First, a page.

- The Washington Times - Saturday, March 8, 2003

A California judge yesterday dismissed 12 municipalities' assertions that gun manufacturers are liable for gun violence, delivering a solid victory to the firearms industry.
Gun-control advocates vowed to appeal Judge Vincent P. DiFiglia's ruling from the bench, in which he said gun manufacturers could not be sued to recover the costs associated with how criminals use firearms.
The judge did allow lawsuits against individual distributors and dealers to continue, but manufacturers declared the ruling a "definitive victory."
"This victory supports the long-held principle that responsible and law-abiding manufacturers of highly regulated, non-defective firearms cannot be held accountable when criminals misuse their legally sold products," said Lawrence G. Keane, vice president and general counsel for the National Shooting Sports Foundation, the umbrella trade association for gun manufacturers.
But Jonathan E. Lowy, a senior attorney at the Brady Center to Prevent Gun Violence, called it a split ruling because the cases against individual stores are allowed to proceed. He also said they will appeal the dismissal of the manufacturers.
"Both sides in this case always knew that the basic legal issues in this case were going to be decided by the appellate courts of California, and that's what's going to happen," he said.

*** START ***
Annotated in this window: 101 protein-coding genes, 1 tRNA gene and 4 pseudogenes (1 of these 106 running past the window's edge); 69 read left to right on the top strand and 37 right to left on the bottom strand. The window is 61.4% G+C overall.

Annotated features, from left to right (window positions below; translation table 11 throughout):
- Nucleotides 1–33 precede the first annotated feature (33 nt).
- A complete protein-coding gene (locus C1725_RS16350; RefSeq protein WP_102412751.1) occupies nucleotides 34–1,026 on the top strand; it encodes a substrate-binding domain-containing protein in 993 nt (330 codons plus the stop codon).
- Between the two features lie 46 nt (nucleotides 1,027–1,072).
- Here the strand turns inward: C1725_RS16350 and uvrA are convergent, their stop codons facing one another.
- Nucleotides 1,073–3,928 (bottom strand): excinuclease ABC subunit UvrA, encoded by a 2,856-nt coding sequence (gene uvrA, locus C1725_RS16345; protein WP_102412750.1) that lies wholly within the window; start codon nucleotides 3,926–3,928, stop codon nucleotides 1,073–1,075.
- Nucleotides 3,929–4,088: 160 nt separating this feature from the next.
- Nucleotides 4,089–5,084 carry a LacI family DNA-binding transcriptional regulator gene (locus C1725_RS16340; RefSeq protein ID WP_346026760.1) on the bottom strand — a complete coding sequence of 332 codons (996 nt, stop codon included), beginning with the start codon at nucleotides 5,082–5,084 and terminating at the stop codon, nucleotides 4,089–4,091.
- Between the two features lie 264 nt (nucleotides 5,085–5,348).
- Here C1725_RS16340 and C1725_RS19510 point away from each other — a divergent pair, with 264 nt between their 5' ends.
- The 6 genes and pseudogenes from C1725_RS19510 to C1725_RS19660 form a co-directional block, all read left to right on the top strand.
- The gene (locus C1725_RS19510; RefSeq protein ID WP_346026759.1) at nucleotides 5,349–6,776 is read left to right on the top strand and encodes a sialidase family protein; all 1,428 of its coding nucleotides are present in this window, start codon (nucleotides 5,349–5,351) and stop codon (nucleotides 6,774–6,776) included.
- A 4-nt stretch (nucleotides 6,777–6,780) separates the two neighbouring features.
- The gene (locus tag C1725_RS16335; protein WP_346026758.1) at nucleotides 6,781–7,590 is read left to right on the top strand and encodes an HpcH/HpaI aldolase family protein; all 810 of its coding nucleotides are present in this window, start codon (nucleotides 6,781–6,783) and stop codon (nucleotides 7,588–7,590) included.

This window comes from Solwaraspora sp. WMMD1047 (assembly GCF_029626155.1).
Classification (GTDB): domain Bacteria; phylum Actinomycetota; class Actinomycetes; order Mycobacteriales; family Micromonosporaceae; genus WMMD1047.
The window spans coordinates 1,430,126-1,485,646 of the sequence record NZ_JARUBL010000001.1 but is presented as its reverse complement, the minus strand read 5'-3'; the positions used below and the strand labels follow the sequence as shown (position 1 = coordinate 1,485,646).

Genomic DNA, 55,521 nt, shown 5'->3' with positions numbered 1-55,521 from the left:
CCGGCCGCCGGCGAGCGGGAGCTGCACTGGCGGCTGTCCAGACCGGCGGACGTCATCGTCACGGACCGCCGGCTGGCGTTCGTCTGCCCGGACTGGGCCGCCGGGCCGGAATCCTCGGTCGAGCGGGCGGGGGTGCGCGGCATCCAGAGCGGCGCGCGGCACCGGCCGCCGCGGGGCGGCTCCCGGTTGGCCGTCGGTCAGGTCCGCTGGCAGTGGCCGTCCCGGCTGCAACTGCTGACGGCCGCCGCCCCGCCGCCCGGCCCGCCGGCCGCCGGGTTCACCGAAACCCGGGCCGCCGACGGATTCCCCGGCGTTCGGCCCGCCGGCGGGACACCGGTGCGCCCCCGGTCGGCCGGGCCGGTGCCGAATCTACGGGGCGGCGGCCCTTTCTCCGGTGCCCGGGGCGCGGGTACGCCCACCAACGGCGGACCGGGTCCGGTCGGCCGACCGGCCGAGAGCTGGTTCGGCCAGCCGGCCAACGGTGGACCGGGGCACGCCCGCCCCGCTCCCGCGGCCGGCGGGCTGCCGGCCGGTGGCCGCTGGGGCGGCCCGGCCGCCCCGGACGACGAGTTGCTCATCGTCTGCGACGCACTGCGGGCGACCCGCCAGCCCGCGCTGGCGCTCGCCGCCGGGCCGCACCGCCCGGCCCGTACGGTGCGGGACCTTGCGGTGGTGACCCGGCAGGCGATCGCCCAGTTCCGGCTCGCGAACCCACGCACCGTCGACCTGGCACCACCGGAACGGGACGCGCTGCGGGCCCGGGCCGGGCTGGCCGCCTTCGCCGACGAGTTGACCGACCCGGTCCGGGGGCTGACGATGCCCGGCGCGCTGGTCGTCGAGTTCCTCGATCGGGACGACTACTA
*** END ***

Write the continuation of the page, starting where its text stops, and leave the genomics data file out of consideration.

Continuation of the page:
Among the 12 municipalities suing in California were San Francisco, Oakland, and the county and city of Los Angeles.
The case is one in a series of lawsuits filed across the nation by counties and cities, at the urging of gun-control advocates. They argue that the manufacturers have refused to implement safer sales practices or encourage firearms dealers to do so and therefore should be liable for the costs associated with gun crimes.
Gun manufacturers and gun rights advocates say their industry is highly regulated, and they argue that they should not be held liable for what criminals do.
Each side claims its share of victories in previous cases: The gun industry points to favorable decisions in Louisiana, Florida, Connecticut and Georgia and by a federal appeals court in Philadelphia.
Brady Center officials, meanwhile, point to rulings by the Ohio Supreme Court and Illinois Court of Appeals that allowed lawsuits to go forward.
Mr. Lowy was also optimistic about the California appeals court because it has allowed lawsuits to proceed before.
The previous time the lawsuits were blocked by the California Supreme Court, but Mr. Lowy said that was based on a statute that has since been changed.
Mr. Keane said yesterday's decision should put to rest the assertions made by Robert Ricker, a former executive with the American Shooting Sports Council, an industry trade association, whose affidavit in the case gun-control advocates hailed as a "smoking gun."
Mr. Ricker said manufacturers refused to require gun dealers to stop "questionable sales," instead adopting a "see-no-evil, speak-no-evil" approach.
Mr. Keane said those "lame assertions can now be seen for what they were."
But Mr. Lowy said the industry hasn't actually refuted Mr. Ricker's charges.
"The evidence that we obtained in sworn statements and documents from the gun industry in this case shows that the gun industry has intentionally made the decision to supply corrupt gun dealers and utilize corrupt sales practices in order to profit from the criminal gun market," he said.

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